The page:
Friday, March 31, 2017

Minding My Muse 06: Doing vs. Feeling

Priscilla Long’s Minding the Muse A Handbook for Painters, Composers, Writers, and Other Creators includes the  following writing prompts at the close of the fifth chapter titled Feelings are Unimportant. I’ll admit I was taken aback by that title given I’m one who lives by emotion. But as with all of the writing prompts found in this book, I found the exploration fascinating. Perhaps you’ll give it a try yourself.
Priscilla Long, Minding the Muse, p. 38
“Do you find your work process overly influenced by your feelings? Are there times your feelings sabotage your work? Does your energy for working rise and fall according to your cycle of hope and discouragement?

September 14, 2016
My feelings are affected by life around me and my struggles to stick to some kind of regular writing schedule. My feelings also come into play with memoir in two ways. First, it’s a struggle to remember honestly and clearly the events and emotions of thirty years ago. I struggle to remember and to pull this Mexico story together. And I wonder if anyone cares, if there will be an audience. So I remind myself that I write for me, perhaps for Erin, so she knows her mother better.

Feelings also come into play, especially when I write memoir, because of my concern for the feelings of that small audience – my siblings – who will very likely read my work. The re-release of The Thirty-Ninth Victim is bad enough in their eyes, but Moving Mom followed by The Ex-Mexican Wives Club? They will not be happy that I’ve returned (as they’ll see it) to memoir. They don’t and won’t understand that I wrote Moving Mom back when Mom was still alive between 2008 and 2013. That I wrote as a tool to process those very difficult years. So I let my feelings, my fears, blind me. I try to read and edit with my siblings in mind. I try to figure out what will upset them most and I try to soften my words. This is not how a memoir should be written. Or perhaps it is. I should write with honesty and clarity, but I need not be cruel. Soon I’ll begin the re-read/edit of Moving Mom. It’s been awhile since I’ve looked at it. I’ll see it with new eyes and try to imagine how they will see it. So yes, feelings come into play.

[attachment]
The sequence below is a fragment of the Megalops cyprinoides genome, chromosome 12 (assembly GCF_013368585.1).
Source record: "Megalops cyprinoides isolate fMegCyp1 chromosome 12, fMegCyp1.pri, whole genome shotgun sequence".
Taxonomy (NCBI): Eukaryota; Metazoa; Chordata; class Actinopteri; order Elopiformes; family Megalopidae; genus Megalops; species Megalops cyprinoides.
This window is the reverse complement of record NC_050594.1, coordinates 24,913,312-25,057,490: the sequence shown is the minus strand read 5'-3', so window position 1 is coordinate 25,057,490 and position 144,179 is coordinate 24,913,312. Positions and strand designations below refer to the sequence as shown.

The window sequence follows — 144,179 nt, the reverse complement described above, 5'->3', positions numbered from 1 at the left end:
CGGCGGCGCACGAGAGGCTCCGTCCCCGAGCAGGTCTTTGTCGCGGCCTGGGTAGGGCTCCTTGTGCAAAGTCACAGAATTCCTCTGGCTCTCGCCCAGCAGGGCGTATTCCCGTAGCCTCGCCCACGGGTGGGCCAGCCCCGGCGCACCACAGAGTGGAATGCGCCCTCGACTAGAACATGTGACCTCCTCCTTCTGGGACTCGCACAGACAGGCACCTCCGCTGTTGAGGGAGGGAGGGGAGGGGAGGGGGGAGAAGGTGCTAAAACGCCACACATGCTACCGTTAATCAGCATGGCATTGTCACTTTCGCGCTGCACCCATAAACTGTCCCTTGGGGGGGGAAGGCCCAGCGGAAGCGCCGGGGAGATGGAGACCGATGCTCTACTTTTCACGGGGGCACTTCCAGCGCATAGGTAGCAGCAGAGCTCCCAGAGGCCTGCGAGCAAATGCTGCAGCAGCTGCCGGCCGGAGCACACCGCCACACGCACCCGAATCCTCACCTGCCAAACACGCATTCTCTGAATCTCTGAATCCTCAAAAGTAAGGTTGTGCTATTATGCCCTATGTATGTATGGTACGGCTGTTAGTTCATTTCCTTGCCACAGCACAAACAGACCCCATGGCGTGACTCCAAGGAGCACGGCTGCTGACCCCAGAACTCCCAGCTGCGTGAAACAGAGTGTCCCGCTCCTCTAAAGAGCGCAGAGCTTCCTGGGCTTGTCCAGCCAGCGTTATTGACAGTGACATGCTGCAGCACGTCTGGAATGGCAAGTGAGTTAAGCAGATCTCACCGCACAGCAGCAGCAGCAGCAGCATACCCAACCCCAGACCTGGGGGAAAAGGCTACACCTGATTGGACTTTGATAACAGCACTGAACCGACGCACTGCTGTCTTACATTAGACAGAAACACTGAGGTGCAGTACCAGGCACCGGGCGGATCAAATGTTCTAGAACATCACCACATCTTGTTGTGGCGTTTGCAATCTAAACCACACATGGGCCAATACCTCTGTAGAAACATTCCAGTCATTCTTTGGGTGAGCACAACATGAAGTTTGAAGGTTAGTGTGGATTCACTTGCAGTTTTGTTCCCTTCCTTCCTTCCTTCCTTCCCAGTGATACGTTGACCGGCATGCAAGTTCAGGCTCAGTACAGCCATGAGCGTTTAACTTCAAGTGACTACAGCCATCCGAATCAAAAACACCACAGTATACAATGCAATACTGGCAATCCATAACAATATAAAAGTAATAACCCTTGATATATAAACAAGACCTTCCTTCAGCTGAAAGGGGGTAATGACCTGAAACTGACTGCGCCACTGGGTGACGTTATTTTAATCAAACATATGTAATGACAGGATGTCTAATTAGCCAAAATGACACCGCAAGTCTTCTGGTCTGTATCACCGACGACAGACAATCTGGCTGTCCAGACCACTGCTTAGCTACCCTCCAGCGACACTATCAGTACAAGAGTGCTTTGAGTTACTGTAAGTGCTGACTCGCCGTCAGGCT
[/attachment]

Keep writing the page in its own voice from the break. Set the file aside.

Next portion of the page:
Priscilla Long, Minding the Muse, p. 38
“Do you have way too many unfinished works? In what ways could you develop more resilience, a more steady and unflappable approach to working on your art?

If anything, I do not have enough unfinished work. I am a finisher! I have The Ex-Mexican Wives Club that I am working on, and I have stories of Erin’s childhood that I may or may not choose to do anything with. That’s it. No other projects. According to P. Long I should probably have more, but I do not work in short forms. Well, not exactly true. I have a large collection of blog posts. I should/could review and rewrite them to create a collection: Observations on Life. Another collection: Muddling Memoir. Another (already collected into one solid piece that I think I submitted): Finding Home.

There are pieces to polish, pieces I could submit for magazine publication, but it has never interested me to do so. Maybe someday, but first I want to finish the long memoirs. After that, we’ll see.

March 31, 2017 Update
As I read that last unedited paragraph from six months ago, I ponder again about diversification and the importance of regular submissions. Teaching full time requires I prioritize my writing time. I allow feelings to shape my choices. My passion: book length work. Unlike others who devour essays and short stories, I always reach for a book. Books are what I prefer reading and what I enjoy writing. I can lose myself in books. So until retirement, I will continue in the same vein.

Prior posts in this series:

Friday, March 17, 2017

Minding My Muse 05: Does That Count?